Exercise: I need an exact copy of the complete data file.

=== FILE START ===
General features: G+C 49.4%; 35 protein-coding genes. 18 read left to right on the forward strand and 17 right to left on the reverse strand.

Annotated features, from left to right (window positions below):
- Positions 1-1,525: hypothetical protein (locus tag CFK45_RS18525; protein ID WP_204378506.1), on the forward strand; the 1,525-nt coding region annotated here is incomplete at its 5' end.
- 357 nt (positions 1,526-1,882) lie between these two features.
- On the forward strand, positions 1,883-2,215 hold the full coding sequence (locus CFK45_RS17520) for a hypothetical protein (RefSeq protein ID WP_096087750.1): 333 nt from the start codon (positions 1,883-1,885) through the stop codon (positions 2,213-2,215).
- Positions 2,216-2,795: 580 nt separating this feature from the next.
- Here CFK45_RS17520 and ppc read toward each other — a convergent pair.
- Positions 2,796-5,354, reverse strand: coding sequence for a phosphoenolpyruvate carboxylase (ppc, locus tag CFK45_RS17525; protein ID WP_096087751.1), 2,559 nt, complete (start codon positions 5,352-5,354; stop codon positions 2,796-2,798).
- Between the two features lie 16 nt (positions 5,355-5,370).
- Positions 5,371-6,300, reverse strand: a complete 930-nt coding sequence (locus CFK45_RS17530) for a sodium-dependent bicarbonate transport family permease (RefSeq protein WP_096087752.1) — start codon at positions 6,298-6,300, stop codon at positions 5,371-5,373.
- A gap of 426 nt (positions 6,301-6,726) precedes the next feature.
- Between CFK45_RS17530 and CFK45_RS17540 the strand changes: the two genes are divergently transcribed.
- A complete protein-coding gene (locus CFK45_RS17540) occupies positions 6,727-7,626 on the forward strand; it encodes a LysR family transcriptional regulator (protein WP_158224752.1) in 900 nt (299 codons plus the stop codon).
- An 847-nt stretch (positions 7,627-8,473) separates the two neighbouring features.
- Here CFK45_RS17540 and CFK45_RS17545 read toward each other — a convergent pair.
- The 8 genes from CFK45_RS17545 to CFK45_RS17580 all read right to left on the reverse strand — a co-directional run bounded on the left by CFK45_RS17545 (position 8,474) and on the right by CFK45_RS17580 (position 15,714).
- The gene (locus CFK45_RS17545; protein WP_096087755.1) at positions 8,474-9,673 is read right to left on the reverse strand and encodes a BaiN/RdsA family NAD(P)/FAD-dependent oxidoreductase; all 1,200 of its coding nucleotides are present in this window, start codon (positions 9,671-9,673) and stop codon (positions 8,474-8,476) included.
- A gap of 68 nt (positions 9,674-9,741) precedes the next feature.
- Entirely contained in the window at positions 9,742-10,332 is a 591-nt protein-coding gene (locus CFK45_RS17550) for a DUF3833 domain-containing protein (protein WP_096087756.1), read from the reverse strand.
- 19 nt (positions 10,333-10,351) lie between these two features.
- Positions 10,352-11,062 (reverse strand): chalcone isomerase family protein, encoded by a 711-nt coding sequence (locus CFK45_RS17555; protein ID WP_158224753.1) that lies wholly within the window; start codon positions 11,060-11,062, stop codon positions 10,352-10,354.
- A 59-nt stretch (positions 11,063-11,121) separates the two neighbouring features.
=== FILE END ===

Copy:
General features: G+C 49.4%; 35 protein-coding genes. 18 read left to right on the forward strand and 17 right to left on the reverse strand.

Annotated features, from left to right (window positions below):
- Positions 1-1,525: hypothetical protein (locus tag CFK45_RS18525; protein ID WP_204378506.1), on the forward strand; the 1,525-nt coding region annotated here is incomplete at its 5' end.
- 357 nt (positions 1,526-1,882) lie between these two features.
- On the forward strand, positions 1,883-2,215 hold the full coding sequence (locus CFK45_RS17520) for a hypothetical protein (RefSeq protein ID WP_096087750.1): 333 nt from the start codon (positions 1,883-1,885) through the stop codon (positions 2,213-2,215).
- Positions 2,216-2,795: 580 nt separating this feature from the next.
- Here CFK45_RS17520 and ppc read toward each other — a convergent pair.
- Positions 2,796-5,354, reverse strand: coding sequence for a phosphoenolpyruvate carboxylase (ppc, locus tag CFK45_RS17525; protein ID WP_096087751.1), 2,559 nt, complete (start codon positions 5,352-5,354; stop codon positions 2,796-2,798).
- Between the two features lie 16 nt (positions 5,355-5,370).
- Positions 5,371-6,300, reverse strand: a complete 930-nt coding sequence (locus CFK45_RS17530) for a sodium-dependent bicarbonate transport family permease (RefSeq protein WP_096087752.1) — start codon at positions 6,298-6,300, stop codon at positions 5,371-5,373.
- A gap of 426 nt (positions 6,301-6,726) precedes the next feature.
- Between CFK45_RS17530 and CFK45_RS17540 the strand changes: the two genes are divergently transcribed.
- A complete protein-coding gene (locus CFK45_RS17540) occupies positions 6,727-7,626 on the forward strand; it encodes a LysR family transcriptional regulator (protein WP_158224752.1) in 900 nt (299 codons plus the stop codon).
- An 847-nt stretch (positions 7,627-8,473) separates the two neighbouring features.
- Here CFK45_RS17540 and CFK45_RS17545 read toward each other — a convergent pair.
- The 8 genes from CFK45_RS17545 to CFK45_RS17580 all read right to left on the reverse strand — a co-directional run bounded on the left by CFK45_RS17545 (position 8,474) and on the right by CFK45_RS17580 (position 15,714).
- The gene (locus CFK45_RS17545; protein WP_096087755.1) at positions 8,474-9,673 is read right to left on the reverse strand and encodes a BaiN/RdsA family NAD(P)/FAD-dependent oxidoreductase; all 1,200 of its coding nucleotides are present in this window, start codon (positions 9,671-9,673) and stop codon (positions 8,474-8,476) included.
- A gap of 68 nt (positions 9,674-9,741) precedes the next feature.
- Entirely contained in the window at positions 9,742-10,332 is a 591-nt protein-coding gene (locus CFK45_RS17550) for a DUF3833 domain-containing protein (protein WP_096087756.1), read from the reverse strand.
- 19 nt (positions 10,333-10,351) lie between these two features.
- Positions 10,352-11,062 (reverse strand): chalcone isomerase family protein, encoded by a 711-nt coding sequence (locus CFK45_RS17555; protein ID WP_158224753.1) that lies wholly within the window; start codon positions 11,060-11,062, stop codon positions 10,352-10,354.
- A 59-nt stretch (positions 11,063-11,121) separates the two neighbouring features.